How Can I Doula With No Experience?
I have been a postpartum doula for over three years now – I have supported nearly 100 families and spent 1000s of hours in their homes, providing doula support.
I am the co-owner of a full-service doula agency and a trainer hatith ProDoula.
And at least once a week, I get emails from new doulas asking if they can “shadow” myself or my partner for labor or postpartum work.
You know, just to get some experience…
So before I tell you how I answer these requests, I want to back up. Let’s go back, over three years, to my very first postpartum job. I had only just completed my postpartum doula training two months before when I connected with my very first client through a word-of-mouth referral. She was a third-time mom and needed some daytime hours a few days a week for a few weeks. Not a very big job, but a REAL job, nonetheless.
How can I doula with no experience?
I was so nervous before that very first shift. What if she asked me questions I didn’t know the answers to?
What if I said something wrong?
What if I forgot how to doula !?!?
Not knowing entirely what to expect, I went to the client’s home that day with more false confidence than actual confidence. Fake it ‘til you make it, right? Upon arriving, we chatted for a few minutes about the birth and how she was feeling – surprisingly good for a third-time cesarean birth. She was formula feeding, so there were no breastfeeding questions to answer. And as a third-time mom, she didn’t have many newborn care questions for me.
We chatted for a bit more and then I did some laundry for her. For the rest of the shift, I did some small things like load the dishwasher and prep some bottles. I spent quite a bit of time playing with her preschooler, her middle child, who was adjusting to life with a new baby. My client got to sit on the couch and snuggle her new baby, while I made lunch and played monster trucks with her three-year-old. Her husband slept the entire time I was there.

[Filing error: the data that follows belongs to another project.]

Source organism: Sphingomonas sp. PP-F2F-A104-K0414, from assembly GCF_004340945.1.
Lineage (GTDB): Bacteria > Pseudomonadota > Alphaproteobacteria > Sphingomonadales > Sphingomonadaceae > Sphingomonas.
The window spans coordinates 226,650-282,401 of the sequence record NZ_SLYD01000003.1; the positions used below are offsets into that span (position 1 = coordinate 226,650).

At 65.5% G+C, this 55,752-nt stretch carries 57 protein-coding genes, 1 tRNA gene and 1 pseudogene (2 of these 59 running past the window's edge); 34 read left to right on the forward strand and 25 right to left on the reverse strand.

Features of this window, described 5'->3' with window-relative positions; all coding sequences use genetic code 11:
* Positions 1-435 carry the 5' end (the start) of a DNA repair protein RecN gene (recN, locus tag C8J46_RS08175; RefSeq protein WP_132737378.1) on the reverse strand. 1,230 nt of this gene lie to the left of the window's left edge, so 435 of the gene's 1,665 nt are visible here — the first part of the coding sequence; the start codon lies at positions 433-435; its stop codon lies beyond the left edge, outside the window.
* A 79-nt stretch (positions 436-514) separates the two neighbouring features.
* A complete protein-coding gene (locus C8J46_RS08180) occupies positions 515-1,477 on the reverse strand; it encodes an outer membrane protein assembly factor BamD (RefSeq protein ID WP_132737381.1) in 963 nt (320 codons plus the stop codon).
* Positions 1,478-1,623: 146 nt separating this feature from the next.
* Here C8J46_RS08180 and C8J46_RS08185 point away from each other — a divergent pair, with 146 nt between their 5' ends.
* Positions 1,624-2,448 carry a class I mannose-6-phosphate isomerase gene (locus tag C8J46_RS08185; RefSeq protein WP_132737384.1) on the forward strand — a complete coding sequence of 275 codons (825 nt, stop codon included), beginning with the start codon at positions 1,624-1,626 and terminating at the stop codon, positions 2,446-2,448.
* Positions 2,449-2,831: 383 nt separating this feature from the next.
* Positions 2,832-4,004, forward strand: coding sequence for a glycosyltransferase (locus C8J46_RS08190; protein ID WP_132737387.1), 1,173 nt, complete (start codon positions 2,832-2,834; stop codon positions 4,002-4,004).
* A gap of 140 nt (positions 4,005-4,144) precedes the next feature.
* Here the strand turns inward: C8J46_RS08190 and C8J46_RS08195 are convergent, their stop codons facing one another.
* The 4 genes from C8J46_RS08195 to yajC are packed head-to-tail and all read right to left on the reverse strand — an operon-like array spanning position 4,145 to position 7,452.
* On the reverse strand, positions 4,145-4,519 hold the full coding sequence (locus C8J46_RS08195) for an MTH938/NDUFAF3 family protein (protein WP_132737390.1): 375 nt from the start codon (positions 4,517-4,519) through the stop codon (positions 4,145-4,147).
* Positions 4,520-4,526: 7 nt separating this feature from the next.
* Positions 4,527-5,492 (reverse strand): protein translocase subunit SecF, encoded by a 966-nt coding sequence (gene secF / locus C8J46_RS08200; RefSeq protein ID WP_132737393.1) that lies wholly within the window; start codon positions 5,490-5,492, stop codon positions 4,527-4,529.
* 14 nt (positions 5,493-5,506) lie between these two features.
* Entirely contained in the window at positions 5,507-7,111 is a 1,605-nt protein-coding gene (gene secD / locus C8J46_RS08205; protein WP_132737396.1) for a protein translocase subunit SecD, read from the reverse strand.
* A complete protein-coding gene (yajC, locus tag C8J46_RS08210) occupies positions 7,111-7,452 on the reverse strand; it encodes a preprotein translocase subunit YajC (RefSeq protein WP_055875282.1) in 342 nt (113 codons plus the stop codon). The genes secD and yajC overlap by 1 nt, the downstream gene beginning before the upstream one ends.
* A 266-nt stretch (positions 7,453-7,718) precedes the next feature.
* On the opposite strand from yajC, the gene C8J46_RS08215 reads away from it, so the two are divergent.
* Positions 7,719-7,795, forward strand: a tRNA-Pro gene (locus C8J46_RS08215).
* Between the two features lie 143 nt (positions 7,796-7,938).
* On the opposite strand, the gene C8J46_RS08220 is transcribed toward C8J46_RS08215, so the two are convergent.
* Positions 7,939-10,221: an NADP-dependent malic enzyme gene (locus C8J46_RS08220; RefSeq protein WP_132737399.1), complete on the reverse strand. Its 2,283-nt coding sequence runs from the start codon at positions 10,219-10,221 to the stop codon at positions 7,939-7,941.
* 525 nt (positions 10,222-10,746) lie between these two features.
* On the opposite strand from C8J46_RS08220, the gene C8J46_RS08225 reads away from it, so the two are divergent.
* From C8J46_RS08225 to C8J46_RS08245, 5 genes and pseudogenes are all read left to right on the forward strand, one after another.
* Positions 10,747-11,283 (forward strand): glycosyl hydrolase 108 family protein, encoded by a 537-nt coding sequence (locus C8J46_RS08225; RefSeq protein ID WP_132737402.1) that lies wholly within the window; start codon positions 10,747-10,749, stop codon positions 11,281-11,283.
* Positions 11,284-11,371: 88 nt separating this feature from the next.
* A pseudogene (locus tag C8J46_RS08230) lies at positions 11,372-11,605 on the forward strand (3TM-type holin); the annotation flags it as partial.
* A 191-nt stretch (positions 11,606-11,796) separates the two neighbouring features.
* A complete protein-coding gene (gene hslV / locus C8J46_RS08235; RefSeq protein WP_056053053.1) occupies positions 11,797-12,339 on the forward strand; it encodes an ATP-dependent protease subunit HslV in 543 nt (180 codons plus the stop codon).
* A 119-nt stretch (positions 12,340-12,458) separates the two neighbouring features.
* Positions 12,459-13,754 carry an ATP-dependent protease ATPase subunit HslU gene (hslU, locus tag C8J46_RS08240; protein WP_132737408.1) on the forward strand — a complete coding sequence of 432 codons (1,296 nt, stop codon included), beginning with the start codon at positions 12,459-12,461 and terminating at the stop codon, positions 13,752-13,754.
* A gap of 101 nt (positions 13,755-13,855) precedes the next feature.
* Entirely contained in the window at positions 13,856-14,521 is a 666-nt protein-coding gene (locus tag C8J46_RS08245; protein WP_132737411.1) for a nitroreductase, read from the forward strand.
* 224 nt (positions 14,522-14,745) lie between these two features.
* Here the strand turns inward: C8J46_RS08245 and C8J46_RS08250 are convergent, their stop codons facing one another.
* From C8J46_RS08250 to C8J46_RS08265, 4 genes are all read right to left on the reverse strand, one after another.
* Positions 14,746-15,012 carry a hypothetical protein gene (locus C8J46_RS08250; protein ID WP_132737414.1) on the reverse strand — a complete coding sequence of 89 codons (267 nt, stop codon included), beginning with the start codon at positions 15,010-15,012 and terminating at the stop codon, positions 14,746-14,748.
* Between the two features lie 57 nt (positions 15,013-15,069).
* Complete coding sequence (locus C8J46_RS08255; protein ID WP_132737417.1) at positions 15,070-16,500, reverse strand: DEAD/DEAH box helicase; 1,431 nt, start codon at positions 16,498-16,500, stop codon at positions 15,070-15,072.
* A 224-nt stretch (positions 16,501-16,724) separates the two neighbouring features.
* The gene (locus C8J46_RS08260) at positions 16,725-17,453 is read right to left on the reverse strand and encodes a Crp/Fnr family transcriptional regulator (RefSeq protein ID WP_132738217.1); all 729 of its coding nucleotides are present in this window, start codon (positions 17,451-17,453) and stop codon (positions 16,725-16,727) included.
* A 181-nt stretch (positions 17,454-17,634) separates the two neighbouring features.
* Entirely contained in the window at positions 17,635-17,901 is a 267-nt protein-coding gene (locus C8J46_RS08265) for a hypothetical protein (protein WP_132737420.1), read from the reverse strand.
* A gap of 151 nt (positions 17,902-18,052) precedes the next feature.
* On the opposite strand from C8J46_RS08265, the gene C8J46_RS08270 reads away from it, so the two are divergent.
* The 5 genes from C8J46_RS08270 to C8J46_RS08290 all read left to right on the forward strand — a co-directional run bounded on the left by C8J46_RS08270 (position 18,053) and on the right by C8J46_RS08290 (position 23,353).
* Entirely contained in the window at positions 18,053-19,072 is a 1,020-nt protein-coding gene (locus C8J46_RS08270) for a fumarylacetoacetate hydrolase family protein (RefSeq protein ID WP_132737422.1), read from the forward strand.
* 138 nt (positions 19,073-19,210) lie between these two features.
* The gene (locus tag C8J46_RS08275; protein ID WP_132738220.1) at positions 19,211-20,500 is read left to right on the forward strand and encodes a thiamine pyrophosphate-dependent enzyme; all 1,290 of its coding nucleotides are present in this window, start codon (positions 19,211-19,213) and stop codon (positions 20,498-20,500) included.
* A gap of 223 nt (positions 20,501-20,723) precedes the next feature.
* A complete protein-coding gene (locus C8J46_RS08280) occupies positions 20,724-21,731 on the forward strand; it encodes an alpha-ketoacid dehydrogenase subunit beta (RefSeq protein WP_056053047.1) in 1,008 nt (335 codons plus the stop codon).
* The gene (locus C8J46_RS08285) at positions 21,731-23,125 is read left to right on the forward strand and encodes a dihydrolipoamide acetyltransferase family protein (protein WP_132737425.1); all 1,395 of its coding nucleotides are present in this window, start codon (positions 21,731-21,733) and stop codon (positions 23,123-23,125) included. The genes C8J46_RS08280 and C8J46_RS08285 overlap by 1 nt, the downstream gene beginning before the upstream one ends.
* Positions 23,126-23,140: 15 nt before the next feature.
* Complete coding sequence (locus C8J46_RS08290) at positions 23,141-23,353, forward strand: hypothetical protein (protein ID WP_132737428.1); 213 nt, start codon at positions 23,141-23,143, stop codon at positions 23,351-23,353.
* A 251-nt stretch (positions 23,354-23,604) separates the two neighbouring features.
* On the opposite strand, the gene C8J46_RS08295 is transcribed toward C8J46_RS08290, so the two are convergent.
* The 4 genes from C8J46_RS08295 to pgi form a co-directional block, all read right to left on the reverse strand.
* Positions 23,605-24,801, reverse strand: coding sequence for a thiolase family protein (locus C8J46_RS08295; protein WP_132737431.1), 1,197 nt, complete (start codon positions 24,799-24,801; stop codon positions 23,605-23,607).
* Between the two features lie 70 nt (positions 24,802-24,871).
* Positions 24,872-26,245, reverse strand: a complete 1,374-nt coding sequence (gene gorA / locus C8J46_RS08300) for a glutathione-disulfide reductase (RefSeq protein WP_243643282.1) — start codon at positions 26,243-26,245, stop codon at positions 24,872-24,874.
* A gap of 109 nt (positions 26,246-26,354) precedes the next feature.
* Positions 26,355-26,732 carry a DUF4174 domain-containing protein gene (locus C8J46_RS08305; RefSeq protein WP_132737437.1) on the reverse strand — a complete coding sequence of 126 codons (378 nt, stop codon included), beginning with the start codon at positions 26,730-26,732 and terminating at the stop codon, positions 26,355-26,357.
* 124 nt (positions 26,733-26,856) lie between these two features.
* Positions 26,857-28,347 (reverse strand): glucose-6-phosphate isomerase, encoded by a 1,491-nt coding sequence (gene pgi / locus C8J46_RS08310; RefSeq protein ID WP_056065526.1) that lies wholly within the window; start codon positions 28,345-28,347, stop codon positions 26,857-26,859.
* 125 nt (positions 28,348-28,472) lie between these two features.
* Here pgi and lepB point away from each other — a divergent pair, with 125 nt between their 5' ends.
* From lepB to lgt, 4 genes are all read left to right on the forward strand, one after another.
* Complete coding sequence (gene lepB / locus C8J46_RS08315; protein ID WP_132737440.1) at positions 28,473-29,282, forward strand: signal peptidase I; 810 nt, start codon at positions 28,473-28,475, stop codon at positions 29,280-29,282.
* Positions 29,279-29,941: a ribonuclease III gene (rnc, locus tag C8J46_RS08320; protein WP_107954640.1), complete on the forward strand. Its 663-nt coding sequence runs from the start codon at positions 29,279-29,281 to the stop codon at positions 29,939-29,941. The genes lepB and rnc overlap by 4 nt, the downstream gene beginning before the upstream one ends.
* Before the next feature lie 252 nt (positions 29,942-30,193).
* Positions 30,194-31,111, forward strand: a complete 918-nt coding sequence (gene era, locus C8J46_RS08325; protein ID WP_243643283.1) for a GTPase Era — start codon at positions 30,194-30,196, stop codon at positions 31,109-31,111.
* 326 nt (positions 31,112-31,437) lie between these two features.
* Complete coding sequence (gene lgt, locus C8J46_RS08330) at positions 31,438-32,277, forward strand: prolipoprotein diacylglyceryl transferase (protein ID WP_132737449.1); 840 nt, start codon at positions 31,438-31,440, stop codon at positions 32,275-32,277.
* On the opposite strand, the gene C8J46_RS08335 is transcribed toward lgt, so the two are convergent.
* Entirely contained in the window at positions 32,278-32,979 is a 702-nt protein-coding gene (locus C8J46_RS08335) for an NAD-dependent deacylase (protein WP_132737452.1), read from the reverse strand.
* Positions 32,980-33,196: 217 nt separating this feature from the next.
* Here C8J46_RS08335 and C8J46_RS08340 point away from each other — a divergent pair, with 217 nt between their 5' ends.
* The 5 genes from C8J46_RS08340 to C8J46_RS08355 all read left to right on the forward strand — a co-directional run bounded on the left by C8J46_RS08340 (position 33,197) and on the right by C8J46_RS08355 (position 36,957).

And then my four hours were up.
I left that postpartum shift feeling totally deflated.
I truly believed that I hadn’t done anything helpful for my client and that she must certainly be regretting hiring such an inexperienced doula. Would she even want me to come back?
But she did. Only two days later.
And guess what? She was so excited to have me back!
She felt completely at ease and relaxed to have someone there who was not judging how she gave birth or how she fed her baby. She was relishing the time that she actually had to sit and snuggle her third baby while someone else kept the household running. She appreciated so much the one-on-one attention her middle child was able to have while I was there. And she confided that her husband was struggling with some severe anxiety and really needed sleep, something that he could do guilt-free knowing that I was there to take care of his family.
My perception and her perception of that day were completely different.
I left that shift with the actual confidence that I really could do this doula thing, regardless of how much experience I had. It dawned on me that being a great doula is so much more than how many births someone has attended or how many families a doula has supported postpartum.
No, being a great doula is about meeting your clients where they are.
It’s about providing actual non-judgmental support for the choices they make for their families.
It’s about attuning to them and being able to give them what they need in the moment.
And I did all that – on my very first day, with my very first client.
So when I get requests from brand new doulas to “shadow” me for some experience, I tell them no. And
I remind them that their ability to be good doulas has nothing to do with experience and everything to do with attunement.
It’s as simple as walking into your client’s home or birth with no agenda; just professional, non-judgmental support that meets them where they’re at.
And if they have taken a quality, professional doula training (*cough* ProDoula *cough*), then they have everything they need to be a doula – no experience needed!